I got this problem from a journal and curious how they have calculated that.Previously I asked this problem and unfortunately did not get any answer. Hereby I am posting again and hopefully someone can answer as it is a popular platform to understand math. Consider I have a sphere that is equally divided into two different patch(gray and white). The total gray portion can be called as Pt The sphere can rotate and translate(up-down) at the air-water interface. enter image description here The angle α defines the position of the sphere (alpha increase means the sphere goes towards the air). The angle β defines the rotation of the sphere. So the surface area of any patch into any phase changes with the position and orientation(example: area of Pt inside air phase will change with α and β angle). Now the calculation of the surface area of Pt part of the sphere in air(Apt-A) is given by this equation.enter image description here

I understand the first integral limit in polar angle direction but did not find out how the limit comes for azimuth angle direction. Please keep in mind that the picture is only visual representation of a 3D sphere in 2D.


The white/grey interface lies on the plane $z/y=\tan\beta$. The $\phi$ integration is carried out along an arc of circle, whose endpoints are the intersections between the great circle on the above plane and plane $z=R\cos\theta$. Inserting that into the equation of the plane gives: $$ y={R\cos\theta\over\tan\beta}, \quad\text{that is:}\quad R\sin\theta\sin\phi={R\cos\theta\over\tan\beta}. $$ From the last equality it follows $$ \sin\phi={1\over\tan\beta\tan\theta}. $$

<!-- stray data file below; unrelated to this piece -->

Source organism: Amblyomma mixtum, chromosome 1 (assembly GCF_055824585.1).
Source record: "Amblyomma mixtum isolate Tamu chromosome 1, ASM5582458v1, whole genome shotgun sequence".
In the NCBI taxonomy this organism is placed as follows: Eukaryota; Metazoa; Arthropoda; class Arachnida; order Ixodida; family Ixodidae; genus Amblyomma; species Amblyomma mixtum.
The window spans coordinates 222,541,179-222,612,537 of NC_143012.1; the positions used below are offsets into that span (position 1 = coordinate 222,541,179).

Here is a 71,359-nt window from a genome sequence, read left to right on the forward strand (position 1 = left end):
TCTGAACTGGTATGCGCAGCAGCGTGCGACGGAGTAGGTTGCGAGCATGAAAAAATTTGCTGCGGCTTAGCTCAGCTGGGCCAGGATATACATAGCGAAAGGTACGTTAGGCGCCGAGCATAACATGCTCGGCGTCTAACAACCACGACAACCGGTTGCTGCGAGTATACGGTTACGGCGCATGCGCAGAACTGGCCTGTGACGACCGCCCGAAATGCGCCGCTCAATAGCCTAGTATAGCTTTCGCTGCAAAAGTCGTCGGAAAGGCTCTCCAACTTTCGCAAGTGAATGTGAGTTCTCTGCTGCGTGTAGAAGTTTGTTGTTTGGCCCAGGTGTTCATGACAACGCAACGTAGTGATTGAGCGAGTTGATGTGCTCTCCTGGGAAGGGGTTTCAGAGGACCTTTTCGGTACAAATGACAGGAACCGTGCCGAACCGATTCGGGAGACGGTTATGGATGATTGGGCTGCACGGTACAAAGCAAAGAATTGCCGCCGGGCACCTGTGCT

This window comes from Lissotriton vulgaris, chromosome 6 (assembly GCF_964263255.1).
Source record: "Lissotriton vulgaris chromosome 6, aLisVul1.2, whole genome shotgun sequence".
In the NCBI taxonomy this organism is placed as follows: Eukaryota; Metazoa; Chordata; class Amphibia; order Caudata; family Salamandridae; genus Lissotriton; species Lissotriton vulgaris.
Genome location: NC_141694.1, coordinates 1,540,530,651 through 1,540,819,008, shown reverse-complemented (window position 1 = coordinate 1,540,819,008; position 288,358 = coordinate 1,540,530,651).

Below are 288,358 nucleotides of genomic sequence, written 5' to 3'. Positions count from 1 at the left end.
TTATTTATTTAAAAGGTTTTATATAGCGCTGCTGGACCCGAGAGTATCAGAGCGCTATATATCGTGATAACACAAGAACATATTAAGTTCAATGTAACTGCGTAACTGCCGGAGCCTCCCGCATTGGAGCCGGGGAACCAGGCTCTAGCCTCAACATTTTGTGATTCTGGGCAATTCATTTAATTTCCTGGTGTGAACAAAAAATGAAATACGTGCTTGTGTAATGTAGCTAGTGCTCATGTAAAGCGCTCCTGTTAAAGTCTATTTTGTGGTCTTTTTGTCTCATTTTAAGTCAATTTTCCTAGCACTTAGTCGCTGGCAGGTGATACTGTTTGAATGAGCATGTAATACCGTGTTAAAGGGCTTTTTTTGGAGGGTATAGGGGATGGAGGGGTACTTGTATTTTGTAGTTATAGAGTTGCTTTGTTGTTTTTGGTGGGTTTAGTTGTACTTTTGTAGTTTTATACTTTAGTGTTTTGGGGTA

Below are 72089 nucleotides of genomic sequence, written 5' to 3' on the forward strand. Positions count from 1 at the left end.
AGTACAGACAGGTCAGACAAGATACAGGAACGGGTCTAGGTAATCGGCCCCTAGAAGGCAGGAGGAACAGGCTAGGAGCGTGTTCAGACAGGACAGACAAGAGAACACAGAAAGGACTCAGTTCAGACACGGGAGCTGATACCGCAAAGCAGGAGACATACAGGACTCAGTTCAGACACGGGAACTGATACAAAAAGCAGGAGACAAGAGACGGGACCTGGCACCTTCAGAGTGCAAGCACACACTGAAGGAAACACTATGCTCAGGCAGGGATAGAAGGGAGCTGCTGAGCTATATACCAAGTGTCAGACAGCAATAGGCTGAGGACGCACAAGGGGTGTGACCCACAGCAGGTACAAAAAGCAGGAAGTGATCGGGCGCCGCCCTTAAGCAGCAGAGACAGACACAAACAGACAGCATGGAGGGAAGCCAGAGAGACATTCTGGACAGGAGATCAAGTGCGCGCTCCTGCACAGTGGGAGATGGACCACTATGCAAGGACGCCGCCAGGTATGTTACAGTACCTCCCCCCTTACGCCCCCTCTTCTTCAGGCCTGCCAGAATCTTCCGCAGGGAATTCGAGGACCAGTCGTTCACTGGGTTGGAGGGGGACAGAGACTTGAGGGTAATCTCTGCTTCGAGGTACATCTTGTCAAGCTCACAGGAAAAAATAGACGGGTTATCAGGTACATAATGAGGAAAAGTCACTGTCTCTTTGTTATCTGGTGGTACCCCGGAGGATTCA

• $\begingroup$ @Arentino A great answer given by you. I was looking for this answer for last couple of months and many people gave it a try. Thanks. $\endgroup$
    – T. an
    Feb 27 '19 at 18:28
  • $\begingroup$ Sir, I am not sure how the integral can be solved. I have tried in several ways but never reach the final result. Assuming your capabilities I think you can guide me that as well. $\endgroup$
    – T. an
    May 5 '19 at 23:29
  • $\begingroup$ @Tanvir Integrate by parts and in the resulting integral make the change of variable $\sin\theta=u$. $\endgroup$ May 6 '19 at 13:50
  • $\begingroup$ Sir, did you check my this post?math.stackexchange.com/questions/3212640/… $\endgroup$
    – T. an
    May 7 '19 at 18:25
  • $\begingroup$ Apply what I wrote above to the last integral you get. $\endgroup$ May 7 '19 at 18:32

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